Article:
Liberty Ridge

Liberty Ridge Route Conditions - August 1st

No one has made an attempt on the route for the past few weeks. At this time, the Carbon Glacier is heavily crevassed, and the entire lower ridge to Thumb Rock has melted. By most standards, this route is considered "out," and not recommended.

July 8th report

A few teams are still attempting Liberty Ridge despite the difficulty of negotiating the Carbon Glacier and the rockfall on the ascent to Thumb Rock. This route is still "in" but has a high objective danger. The crux of the route continues to be the the ice pitches above the bergschrund just below Liberty Cap.

Here are a few excerpts of recent firsthand reports. We received a report from Greg Parker who climbed the route with partner Mark Stute June 23-25. Greg reports (with edits):
"The route, overall, was in exceptional shape once on it. The difficulties we found were one sketchy snow bridge on the upper Carbon Glacier . . . and the final 2 pitches exiting the Liberty headwall.

The lower ridge was in typical shape, crummy rock and sloppy snow, but getting onto the ridge proper was pretty straight forward. We accessed it from the West side of the ridge, fairly low, following a very prominent boot track.

From thumb rock, the main boot path went left (east) of the rock, but the center route looked doable with the first 15 feet on thin, but solid ice. We opted for following the somewhat decent steps around the East of the rock to get above Thumb Rock.

The condition of the snow up to the Black Pyramid was beautiful neve and very straight forward . . . The final 2 pitches of the ramp were bare, hard glacial ice.

The route up to the headwall was very easy on 3-4" of nicely consolidated wind blown powder and the route through the upper crevasses was easily negotiated.

We could see two routes exiting to Liberty Cap and chose the center (the other boot track was up the ice ramp above the rocks on the left).

I felt this was the crux of the climb, with a 50-60 foot, 65-70 degree face of somewhat consolidated glacial snow which was unprotectable until reaching the top. The bergshrund was easily crossed followed by a short pitch (60-70 feet) of WI2+/WI3 hard, glacial ice, which led to the upper snowfields below Liberty Cap.

We felt the climb was straight forward but challenging and fun."

We received a report from Jerry Dodrill who completed the route on June 21st. Here are highlights of Jerry's report:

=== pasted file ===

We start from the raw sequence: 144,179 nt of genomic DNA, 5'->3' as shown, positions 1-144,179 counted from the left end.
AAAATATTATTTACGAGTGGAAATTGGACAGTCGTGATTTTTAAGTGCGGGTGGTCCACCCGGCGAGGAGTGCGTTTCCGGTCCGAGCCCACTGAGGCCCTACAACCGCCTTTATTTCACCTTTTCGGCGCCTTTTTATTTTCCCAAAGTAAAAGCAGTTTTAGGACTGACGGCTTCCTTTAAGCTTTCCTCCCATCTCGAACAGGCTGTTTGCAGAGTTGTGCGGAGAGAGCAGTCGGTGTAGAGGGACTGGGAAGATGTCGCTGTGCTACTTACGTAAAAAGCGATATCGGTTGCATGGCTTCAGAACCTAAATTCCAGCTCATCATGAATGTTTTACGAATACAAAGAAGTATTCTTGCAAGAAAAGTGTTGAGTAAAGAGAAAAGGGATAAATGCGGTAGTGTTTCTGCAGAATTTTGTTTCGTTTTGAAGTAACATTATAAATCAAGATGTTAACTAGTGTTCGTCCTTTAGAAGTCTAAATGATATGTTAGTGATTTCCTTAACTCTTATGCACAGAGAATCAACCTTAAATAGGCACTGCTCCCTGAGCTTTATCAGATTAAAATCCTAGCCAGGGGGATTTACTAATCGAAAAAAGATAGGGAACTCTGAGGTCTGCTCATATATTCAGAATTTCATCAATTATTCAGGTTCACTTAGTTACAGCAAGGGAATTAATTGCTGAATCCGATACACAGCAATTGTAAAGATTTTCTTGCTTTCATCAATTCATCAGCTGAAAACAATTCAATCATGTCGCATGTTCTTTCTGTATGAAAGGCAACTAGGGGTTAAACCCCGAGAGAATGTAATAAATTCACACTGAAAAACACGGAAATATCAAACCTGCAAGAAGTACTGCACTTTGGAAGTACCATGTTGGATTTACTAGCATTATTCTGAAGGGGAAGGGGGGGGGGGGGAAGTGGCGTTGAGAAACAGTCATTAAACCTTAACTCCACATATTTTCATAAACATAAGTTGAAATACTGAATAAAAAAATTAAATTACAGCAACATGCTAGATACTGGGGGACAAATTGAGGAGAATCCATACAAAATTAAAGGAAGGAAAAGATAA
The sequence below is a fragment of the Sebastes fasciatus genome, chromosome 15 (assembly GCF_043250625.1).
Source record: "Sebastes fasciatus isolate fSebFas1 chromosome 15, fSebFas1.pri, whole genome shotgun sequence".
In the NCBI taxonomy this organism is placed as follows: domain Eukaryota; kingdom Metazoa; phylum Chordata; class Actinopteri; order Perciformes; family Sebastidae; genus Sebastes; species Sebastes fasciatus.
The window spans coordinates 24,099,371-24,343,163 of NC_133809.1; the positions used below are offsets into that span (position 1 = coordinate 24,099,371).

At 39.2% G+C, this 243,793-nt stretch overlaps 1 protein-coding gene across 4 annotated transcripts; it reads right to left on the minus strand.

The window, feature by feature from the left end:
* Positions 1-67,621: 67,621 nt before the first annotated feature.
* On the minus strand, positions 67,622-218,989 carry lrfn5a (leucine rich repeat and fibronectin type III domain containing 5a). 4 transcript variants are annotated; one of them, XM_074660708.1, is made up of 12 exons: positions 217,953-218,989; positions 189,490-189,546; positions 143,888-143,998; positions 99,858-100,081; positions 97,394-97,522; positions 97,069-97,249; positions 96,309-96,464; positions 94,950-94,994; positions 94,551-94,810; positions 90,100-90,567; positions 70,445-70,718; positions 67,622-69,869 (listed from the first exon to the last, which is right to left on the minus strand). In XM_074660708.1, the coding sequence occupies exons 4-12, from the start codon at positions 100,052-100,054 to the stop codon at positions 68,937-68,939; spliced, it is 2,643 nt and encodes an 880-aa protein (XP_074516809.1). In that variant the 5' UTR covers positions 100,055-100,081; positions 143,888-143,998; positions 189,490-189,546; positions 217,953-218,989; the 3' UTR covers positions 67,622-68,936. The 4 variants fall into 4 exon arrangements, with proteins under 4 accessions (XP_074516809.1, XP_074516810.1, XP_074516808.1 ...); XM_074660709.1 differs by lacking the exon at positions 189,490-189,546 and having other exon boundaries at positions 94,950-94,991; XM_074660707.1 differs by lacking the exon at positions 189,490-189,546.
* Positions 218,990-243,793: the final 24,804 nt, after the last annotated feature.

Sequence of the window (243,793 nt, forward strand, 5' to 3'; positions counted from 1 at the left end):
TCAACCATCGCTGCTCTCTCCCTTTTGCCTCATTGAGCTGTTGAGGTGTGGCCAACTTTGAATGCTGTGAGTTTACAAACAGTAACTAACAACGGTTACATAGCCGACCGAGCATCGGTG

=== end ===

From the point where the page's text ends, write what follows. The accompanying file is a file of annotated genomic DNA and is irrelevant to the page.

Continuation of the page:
"Access to Liberty Ridge is best from the right side of the toe. Watch out for rock fall coming up onto the ridge . . . Tracks go left above Thumb Rock. The ice straight up is a thin smear, not in shape. There was several hundred feet total of ice on the route, with the most steep/significant being at the exit onto the summit ridge. 65-70 degrees maybe? Made for a nice surprise finish.

We took four screws and two stakes. Should have had five screws and three stakes. Simul-climbed the whole route roped, using Ti-blocs. Pretty good conditions, route is in great shape. Nothing else super exciting, but it sure was fun."
June 8th . . .

I received this report from Sean Walker and Gill Bearnson.

Here is the June 5th route conditions report.

A team from Nevada ascended Liberty Ridge last week, but not without excitment… One member "ended up with 10 fingers and 5 toes getting burned." It seems as though four of the fingers may have serious frostbite too, which is the result of a few unplanned bivouacs high on the mountain.

Overall the team felt that the climbing route was in great shape… if you like lots of DEEP snow. Chris Nunzir (with edits) found, “Waist deep wallowing from Thumb up to the top.” He goes on to say that,
“We knew we had weather coming in and bivied at 13K on Wednesday, but Thursday added 12-20 inches of new snow.” They noted a large avalanche had swept the upper route during the storm. It,

“cleaned out the chute above and right of the Black Pyramid, so we traversed one at a time across the main slope to gain the chute climbers’ right of Liberty Cap.”
There they found some dicey crevasse problems but travel was straight forward.

As the team reached the summit, the weather again closed in. Friday was miserable so the team made little progress. On Saturday, the weather finally broke enough for the team to descend the Emmons. They checked in at Camp Schurman and reported the frost bite.

A few important points here, Liberty Ridge is susceptible to avalanches. In 2004, 2 climbers were swept off the route at 13,000 feet and there have been reported problems in years past. With all the recent snowfall, climbers should consider the potential for avalanche activity. We have posted the Northwest Avalanche Center’s spring avalanche statement here.